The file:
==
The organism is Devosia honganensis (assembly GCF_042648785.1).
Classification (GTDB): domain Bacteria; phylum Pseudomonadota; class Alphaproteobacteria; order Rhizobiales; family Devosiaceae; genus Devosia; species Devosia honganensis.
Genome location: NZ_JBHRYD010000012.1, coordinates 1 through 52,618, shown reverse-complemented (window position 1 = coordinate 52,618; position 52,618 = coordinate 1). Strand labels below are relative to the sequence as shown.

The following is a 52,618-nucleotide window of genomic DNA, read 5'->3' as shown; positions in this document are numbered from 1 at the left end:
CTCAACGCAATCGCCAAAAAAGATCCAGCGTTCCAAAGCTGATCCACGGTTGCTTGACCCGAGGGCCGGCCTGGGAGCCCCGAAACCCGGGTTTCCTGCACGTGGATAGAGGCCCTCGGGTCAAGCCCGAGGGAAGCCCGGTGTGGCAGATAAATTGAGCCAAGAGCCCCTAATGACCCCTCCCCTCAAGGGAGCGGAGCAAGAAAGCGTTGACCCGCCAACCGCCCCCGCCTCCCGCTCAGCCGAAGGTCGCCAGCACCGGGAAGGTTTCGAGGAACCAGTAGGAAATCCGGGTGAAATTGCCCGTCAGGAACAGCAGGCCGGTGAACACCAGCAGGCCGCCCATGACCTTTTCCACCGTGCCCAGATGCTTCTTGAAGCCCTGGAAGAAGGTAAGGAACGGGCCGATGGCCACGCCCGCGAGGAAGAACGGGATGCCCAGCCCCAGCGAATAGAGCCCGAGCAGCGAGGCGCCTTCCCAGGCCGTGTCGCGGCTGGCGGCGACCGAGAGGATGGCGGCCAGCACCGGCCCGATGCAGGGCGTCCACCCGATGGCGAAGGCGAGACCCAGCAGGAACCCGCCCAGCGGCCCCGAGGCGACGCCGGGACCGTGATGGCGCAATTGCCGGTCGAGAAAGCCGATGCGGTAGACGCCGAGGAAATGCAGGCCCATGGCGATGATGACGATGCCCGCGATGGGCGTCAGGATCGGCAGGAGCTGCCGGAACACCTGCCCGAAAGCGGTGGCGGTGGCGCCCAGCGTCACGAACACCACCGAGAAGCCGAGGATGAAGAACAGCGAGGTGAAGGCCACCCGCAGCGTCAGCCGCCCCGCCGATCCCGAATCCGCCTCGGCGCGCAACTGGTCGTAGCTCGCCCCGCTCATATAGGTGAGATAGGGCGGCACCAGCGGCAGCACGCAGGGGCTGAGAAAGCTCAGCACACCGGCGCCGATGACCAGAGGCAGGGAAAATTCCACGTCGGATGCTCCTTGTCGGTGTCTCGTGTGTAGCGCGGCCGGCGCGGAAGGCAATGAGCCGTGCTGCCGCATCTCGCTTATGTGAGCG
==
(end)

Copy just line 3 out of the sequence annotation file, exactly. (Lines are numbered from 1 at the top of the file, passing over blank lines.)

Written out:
Genome location: NZ_JBHRYD010000012.1, coordinates 1 through 52,618, shown reverse-complemented (window position 1 = coordinate 52,618; position 52,618 = coordinate 1). Strand labels below are relative to the sequence as shown.